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Students With Disabilities in Charter Schools

By: National Center for Technology Innovation

Charter schools have become a hot topic across the country, with the number of charters exploding in recent years. In the two decades since they were first established, charter schools have become a key part of the public education landscape. By 2008, more than 1 million students were enrolled in public charter schools—representing about 3 percent of the total population of students in U.S. public schools.16 Though many American students are now enrolled in public charter schools, there has been growing concern about how students with disabilities are served in the charter school environment. As more and more parents consider charter schools as an alternative to noncharter public schools for their children with special needs, special education in charters deserves a critical look. In this info brief, we examine the challenges and successes of special education in charter schools, including issues related to enrollment, legal identity, infrastructure, school choice, and virtual charters.

Challenges

While reports of discrimination, underenrollment, and "counseling out" of students with disabilities are alarming, researchers have found that many of the challenges related to special education in charters stem instead from a lack of knowledge, funding, preparation, or capacity.2,7 Charter schools may face several unique challenges when it comes to providing special education, including the following:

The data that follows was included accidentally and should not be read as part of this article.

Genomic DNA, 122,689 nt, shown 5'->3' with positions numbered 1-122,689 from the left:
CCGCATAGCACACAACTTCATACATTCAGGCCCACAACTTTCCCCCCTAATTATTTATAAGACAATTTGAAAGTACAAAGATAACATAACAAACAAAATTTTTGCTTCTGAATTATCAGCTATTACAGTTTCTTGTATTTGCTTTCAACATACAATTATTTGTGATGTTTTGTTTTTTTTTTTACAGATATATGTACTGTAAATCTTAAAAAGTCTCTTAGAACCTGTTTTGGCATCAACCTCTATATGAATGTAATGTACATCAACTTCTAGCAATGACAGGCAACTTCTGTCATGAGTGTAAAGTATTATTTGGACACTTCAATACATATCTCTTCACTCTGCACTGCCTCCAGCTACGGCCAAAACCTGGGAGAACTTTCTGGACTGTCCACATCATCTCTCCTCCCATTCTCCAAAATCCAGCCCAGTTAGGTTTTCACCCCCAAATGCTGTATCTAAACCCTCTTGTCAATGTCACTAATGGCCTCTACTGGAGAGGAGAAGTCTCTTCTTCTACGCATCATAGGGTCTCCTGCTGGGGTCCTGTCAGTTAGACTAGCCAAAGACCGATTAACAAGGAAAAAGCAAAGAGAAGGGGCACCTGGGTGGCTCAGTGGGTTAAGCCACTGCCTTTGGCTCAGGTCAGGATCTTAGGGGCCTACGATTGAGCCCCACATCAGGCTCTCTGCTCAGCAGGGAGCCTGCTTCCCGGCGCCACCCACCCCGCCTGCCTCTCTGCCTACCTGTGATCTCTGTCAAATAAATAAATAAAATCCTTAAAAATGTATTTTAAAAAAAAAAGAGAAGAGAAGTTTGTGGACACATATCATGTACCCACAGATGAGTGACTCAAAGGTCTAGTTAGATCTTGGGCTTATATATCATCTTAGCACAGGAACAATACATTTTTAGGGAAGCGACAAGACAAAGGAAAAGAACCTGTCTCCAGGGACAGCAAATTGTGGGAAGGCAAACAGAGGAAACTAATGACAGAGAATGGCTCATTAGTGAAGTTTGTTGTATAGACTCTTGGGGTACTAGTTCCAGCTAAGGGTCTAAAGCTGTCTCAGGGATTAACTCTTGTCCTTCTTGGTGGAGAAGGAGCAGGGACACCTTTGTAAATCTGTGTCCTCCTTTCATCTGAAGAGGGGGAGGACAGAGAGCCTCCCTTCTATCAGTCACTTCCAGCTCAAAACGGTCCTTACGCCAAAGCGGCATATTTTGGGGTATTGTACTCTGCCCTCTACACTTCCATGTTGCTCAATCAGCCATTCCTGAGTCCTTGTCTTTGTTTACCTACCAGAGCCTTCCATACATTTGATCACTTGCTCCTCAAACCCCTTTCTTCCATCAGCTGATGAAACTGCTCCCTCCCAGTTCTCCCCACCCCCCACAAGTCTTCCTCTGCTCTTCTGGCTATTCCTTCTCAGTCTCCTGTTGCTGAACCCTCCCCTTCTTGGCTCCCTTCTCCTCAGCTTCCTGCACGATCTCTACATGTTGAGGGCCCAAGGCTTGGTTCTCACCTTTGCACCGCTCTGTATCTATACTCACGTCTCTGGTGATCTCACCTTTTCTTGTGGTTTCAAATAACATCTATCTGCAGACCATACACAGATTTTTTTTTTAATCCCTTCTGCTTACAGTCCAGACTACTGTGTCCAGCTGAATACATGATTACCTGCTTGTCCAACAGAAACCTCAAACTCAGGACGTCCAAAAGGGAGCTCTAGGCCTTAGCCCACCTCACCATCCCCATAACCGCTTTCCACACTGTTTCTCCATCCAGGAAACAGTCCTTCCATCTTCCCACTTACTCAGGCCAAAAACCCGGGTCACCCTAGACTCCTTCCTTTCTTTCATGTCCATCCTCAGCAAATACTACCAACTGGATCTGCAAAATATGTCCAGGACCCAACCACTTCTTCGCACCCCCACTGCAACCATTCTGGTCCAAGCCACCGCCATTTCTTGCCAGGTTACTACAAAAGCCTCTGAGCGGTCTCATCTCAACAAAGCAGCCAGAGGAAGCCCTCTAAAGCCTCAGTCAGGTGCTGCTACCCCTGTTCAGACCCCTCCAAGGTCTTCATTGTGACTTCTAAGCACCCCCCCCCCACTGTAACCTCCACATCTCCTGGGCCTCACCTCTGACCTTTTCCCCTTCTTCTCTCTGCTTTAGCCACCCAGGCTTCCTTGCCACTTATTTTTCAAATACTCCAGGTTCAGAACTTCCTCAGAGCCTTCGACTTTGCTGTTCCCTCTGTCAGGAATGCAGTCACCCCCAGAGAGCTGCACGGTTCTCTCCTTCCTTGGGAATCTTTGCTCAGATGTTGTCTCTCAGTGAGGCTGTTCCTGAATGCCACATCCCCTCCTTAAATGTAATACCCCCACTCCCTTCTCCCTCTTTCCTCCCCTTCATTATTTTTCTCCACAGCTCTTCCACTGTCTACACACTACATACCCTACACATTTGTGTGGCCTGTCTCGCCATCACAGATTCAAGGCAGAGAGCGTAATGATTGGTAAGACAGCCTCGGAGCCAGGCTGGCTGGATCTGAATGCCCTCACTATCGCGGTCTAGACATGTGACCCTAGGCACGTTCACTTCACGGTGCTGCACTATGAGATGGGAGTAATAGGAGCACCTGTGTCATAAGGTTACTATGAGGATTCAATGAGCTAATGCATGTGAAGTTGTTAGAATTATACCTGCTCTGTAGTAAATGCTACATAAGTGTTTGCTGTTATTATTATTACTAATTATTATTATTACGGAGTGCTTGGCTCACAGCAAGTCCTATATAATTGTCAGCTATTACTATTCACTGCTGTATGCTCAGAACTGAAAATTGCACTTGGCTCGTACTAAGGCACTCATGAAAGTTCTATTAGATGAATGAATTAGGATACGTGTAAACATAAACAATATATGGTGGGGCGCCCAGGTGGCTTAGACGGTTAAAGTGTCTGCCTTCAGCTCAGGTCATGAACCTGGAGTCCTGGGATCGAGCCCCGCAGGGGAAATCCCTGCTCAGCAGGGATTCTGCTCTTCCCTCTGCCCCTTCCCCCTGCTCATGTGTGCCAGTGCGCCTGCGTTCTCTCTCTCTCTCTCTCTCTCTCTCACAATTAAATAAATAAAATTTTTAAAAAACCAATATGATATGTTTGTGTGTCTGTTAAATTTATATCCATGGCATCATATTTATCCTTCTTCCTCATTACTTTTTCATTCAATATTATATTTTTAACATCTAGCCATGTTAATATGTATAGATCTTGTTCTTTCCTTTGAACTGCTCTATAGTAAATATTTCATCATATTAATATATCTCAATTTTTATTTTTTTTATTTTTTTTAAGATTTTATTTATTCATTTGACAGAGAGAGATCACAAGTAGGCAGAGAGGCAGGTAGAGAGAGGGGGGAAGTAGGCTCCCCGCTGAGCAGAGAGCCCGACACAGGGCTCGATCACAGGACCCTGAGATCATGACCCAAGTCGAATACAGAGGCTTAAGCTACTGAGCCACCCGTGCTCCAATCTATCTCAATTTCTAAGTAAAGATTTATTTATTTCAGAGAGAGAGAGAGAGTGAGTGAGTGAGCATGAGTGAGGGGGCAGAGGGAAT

• Enrollment of students with disabilities
  • Legal identity of charter schools
  • Special education infrastructure
  • Relative newness of charters
  • School choice vs. least restrictive environment regulations

Enrollment of Students With Disabilities in Charters

Critics of charter schools have argued that charters enroll students with disabilities less frequently than public schools, particularly when it comes to students with more severe disabilities, who may be more difficult or costly to educate.1, 2, 7 These criticisms are supported by anecdotal research suggesting that some charters had "counseled out" students with disabilities—that is, they had discouraged parents and caregivers of students with more severe special needs from enrolling in their school, suggesting that the school was not prepared to meet those needs.1, 2, 5 Adding to the controversy surrounding charters and students with special needs, comparisons of charters with noncharter public schools often highlight considerable segregation, with low-income students, English language learners, and students with special needs enrolled at lower percentages in charters.2

Confusion Over Legal Identity of Charters

Legal identity has presented a significant challenge for many charters when determining where and how to provide special education services. Depending on state law, a charter may be considered a separate local education agency (LEA), or it may be considered "linked" to an existing LEA. The degree of linkage with an existing LEA means that charters may occasionally share responsibility for special education with an LEA or may be solely responsible for service provision.1, 9, 12 These partnerships and allocations of responsibility can vary widely among states, and even within states. Confusion about who is legally responsible and required to provide specific services can mean that students with special needs do not get the services they need.

Special Education Infrastructure